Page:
I just returned from Coopersmiths where we discussed the book The Wild Blue by Stephen Ambrose. (I'll do my weekly short fiction post tomorrow, I think.)
Beer of choice: Not Brown Ale. Some of the local brewers are also holding a special craft brewers' week and worked together on something they called "Collaboration Kriek." Sounds worth trying in theory... But after tasting a sample, we agreed the results weren't worth it. They basically just threw together three kinds of beer. Presumably they tried to match the three so they would complement each other... Almost 50% of it was New Belgium's La Folie beer, which is a very sour, vinegar-y beer. I don't mind it alone in the right circumstances--a beer to sip, I guess, when you want to appear refined. I'm in the minority of our group even in that opinion. The combination brought out the same disgust of those who don't like La Folie anyway, and wasn't really in its favor.
We had a good discussion of the book. It's about George McGovern and the B-24 crews of WWII. There were some parts that dwelt in far too much detail on the mechanical specs of the planes, but in all it was a good book. I've never counted myself among those who are fascinated with the minutiae of WWII--I certainly knew some people who were obsessed with that in college (and didn't really want to be like them...). So it didn't grab me like some books we've read in this group have. What stood out, though, was the incredible discomfort of the planes, the tremendous attrition rate, and the youth of the soldiers. That and the mention that during McGovern's later run for president (long before I was born, and not really a focus of the book), some far-right groups accused McGovern of having been a coward in the war, which made me pissed off at those groups even forty years later.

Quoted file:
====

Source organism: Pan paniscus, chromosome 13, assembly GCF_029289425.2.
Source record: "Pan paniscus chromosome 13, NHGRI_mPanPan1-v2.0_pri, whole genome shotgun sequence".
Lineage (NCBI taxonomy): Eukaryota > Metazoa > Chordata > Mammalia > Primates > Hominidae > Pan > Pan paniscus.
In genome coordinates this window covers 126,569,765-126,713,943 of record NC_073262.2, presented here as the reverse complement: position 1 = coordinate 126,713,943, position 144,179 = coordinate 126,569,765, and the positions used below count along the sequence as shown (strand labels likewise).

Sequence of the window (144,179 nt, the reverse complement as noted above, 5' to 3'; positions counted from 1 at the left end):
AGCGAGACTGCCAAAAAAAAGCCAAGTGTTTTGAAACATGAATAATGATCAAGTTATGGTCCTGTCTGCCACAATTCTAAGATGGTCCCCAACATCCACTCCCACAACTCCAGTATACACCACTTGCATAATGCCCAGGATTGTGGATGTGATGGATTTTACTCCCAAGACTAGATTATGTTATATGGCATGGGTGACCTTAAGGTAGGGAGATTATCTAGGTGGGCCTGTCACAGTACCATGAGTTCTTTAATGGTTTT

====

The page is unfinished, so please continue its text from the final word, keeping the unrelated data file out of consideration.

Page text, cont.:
Our next book is Why We Hate Us by Dick Meyer.